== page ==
A suffix is a word part placed at the end of a word that signals how a word is being used in a sentence and identifies its part of speech.When you attach different suffixes onto the base of a word, they change the word’s part of speech. For example, the word sterilize is a verb meaning to sanitize.
As an adjective, it takes the suffix, -ile and becomes sterile. As a noun, it takes the suffix -tion and becomes sterilization. The suffix changes the word’s job in a sentence, and it also helps give you a clue as to the meaning of an unfamiliar word.
The pieces of words that carry direct meaning are called roots. Many English words stem from ancient Greek and Latin words, and because so many English words have their source in certain recurring root words, knowing some of the most commonly used roots gives you access to many words at once.
Thus, when you combine your knowledge of prefixes and suffixes with your knowledge of roots, you can figure out the meaning of many unfamiliar words.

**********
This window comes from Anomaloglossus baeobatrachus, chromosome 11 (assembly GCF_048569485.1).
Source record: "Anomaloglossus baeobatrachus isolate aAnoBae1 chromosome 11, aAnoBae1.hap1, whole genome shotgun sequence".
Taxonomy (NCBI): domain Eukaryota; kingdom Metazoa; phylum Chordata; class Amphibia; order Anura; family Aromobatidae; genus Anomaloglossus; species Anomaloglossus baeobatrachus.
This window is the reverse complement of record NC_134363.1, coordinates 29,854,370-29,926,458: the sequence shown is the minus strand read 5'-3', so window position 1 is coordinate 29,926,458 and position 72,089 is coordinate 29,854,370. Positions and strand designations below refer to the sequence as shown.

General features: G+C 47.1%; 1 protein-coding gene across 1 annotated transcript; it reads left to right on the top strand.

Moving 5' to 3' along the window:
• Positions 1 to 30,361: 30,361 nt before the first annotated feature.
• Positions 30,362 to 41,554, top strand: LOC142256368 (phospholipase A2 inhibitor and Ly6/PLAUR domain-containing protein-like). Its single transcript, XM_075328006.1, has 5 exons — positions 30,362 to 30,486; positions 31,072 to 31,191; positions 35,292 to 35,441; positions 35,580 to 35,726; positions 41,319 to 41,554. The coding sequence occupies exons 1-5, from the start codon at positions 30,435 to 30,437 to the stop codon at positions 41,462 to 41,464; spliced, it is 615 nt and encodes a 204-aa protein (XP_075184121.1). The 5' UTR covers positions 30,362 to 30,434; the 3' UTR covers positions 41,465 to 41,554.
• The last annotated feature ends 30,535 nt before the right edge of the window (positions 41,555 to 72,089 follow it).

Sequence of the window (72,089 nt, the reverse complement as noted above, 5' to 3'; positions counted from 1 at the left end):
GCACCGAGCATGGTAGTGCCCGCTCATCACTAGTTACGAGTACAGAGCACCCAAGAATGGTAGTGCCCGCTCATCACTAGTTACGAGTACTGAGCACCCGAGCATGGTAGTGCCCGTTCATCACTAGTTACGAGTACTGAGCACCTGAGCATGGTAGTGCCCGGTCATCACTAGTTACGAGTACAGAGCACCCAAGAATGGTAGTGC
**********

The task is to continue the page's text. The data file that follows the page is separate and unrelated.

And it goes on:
For example, the word root cogn- means to know.Words that include this root are recognize, meaning to identify as known, incognito, meaning unknown, and cognition, meaning knowledge.
When you were first learning to read, you learned about syllables, the parts of words that carry separate sounds. Breaking words into syllables is one of the best strategies for seeing if a word is in your listening or reading vocabularies.
It also helps you break larger words into smaller, more manageable, and often more recognizable parts.
Rules for Dividing Words into Syllables
Here are a couple of quick rules for dividing words by syllables:
- Divide between double consonants: ham-mock.
- Divide after prefixes and before suffixes: in-vest-ment. If you already have some feel for how the word sounds, you can divide it according to the sound of the vowels: